In the mid 90s I was browsing in the bookstore at Berklee College of Music in Boston. I was looking for Slonimsky’s Thesaurus of Scales and Melodic Patterns, a book of algorithmically-generated scales which had a following among jazz musicians, most notably John Coltrane.
Near it on the shelves I came across a similar but more peculiar book, Repository of Scales and Melodic Patterns, by Yusef Lateef.
As a frontispiece he had included two surprising images.
What were these? A small note at the bottom of the acknowledgements said:
Geometric Drawings: By John Coltrane, 1960. Gifts to Yusef from John.
Over time I became fascinated by the Coltrane drawings and set about decoding them using a protractor, compass and tracing paper.
First I made a clean schematic of Coltrane’s marked-up diagram.
In thinking about it I realized it could be simplified from two rings to one without losing any of the intrinsic relationships.
Of course, from a musician’s perspective this had the surprising result of converting from a whole-tone scale in Coltrane’s original to a chromatic scale in my single-ring version. Then I realized there could be a three-ring version as well, with the intervals on each ring describing diminished triads.
This new three-ring version was visually strange and beautiful, and had a feature that wasn’t evident in either the one-ring or two ring versions: a winding pattern.
Pick a section starting with C and walk to the next C, one semitone at a time. The first four notes of the series would be C, C#, D, Eb. In the one and two ring versions D and Eb are adjacent, but in the three-ring version Eb is on the far ring.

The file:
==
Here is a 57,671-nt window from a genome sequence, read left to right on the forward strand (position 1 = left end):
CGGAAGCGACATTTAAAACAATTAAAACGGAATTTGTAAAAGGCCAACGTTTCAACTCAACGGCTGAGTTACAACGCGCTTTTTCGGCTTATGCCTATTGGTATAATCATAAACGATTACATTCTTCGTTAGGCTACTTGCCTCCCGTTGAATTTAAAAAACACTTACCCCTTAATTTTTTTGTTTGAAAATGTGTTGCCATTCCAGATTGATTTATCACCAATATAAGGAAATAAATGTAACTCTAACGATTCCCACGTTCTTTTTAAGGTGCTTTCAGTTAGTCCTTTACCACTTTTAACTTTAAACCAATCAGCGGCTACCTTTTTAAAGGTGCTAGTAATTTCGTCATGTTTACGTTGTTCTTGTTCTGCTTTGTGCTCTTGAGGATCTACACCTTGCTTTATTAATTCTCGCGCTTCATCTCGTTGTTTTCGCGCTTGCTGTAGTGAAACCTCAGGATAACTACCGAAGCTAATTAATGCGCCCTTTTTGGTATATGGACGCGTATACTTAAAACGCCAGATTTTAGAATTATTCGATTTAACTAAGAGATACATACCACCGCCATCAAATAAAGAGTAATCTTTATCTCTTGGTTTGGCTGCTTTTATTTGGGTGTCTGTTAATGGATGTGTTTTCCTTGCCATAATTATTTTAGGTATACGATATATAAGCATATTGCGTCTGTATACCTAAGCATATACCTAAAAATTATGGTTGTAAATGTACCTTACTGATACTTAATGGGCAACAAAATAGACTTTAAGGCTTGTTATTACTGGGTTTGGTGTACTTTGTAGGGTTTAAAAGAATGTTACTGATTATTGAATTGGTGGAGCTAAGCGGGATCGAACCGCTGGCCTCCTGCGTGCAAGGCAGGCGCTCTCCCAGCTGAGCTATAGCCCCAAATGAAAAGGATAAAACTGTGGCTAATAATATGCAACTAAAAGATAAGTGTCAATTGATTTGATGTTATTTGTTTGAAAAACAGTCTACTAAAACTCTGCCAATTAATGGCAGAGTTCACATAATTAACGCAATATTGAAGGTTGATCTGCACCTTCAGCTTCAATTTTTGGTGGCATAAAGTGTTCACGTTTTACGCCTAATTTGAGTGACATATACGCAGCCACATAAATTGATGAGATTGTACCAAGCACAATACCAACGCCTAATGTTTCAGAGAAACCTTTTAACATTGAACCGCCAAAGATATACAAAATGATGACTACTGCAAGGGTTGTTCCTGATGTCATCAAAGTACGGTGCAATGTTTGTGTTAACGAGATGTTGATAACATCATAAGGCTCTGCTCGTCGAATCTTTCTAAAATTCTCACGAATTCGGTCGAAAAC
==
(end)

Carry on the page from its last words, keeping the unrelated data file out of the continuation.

That got me to thinking of the series as a winding banner.
And from there a 3D pattern, not a flat one.
I made a clean final version of this sketch.
From there it was natural to go on to versions with four, five and six rings.
When I had finished my six-ring version, I was sorry that I couldn’t go any further, because each set of rings shows a symmetric interval, and there are no symmetric intervals larger than this.
My drawings were complete, so I made a little title page for the collection.
Not long after I went to a Yusef Lateef concert. It was at Lincoln Center in New York City. He was a stellar player and the show was unforgettable.
After the performance I made my way to the crowd of people chatting by the stage door with the musicians, introduced myself, and asked him to sign my copy of his book.
We talked about the Coltrane diagrams. I showed him a version of my work. He told me that Coltrane had been drawing the original diagrams between sets on a gig they did together, and had given them to him. Lateef said this wasn’t the first time. “He was always doing that,” Lateef said.
That was probably during a period when Coltrane was studying Slonimsky and thinking about generative patterns for melodies. The year was 1960. He was growing from the modernist formalisms of bebop harmony — all bright lines and strict causality — to the ecstatic spirituality of free jazz. The connection between his post-bop and free jazz was numerology, a belief that divine or mystical phenomena can arise from quantitative thinking.
1960 was arguably his peak year. He founded his landmark band with McCoy Tyner and Elvin Jones and recorded his signature hit, “My Favorite Things.” Whatever the diagrams meant to him, they were connected with his best art.
Lateef was warm and generous with his time. I promised to send my own schematics, and later that year I did, along with a cover letter.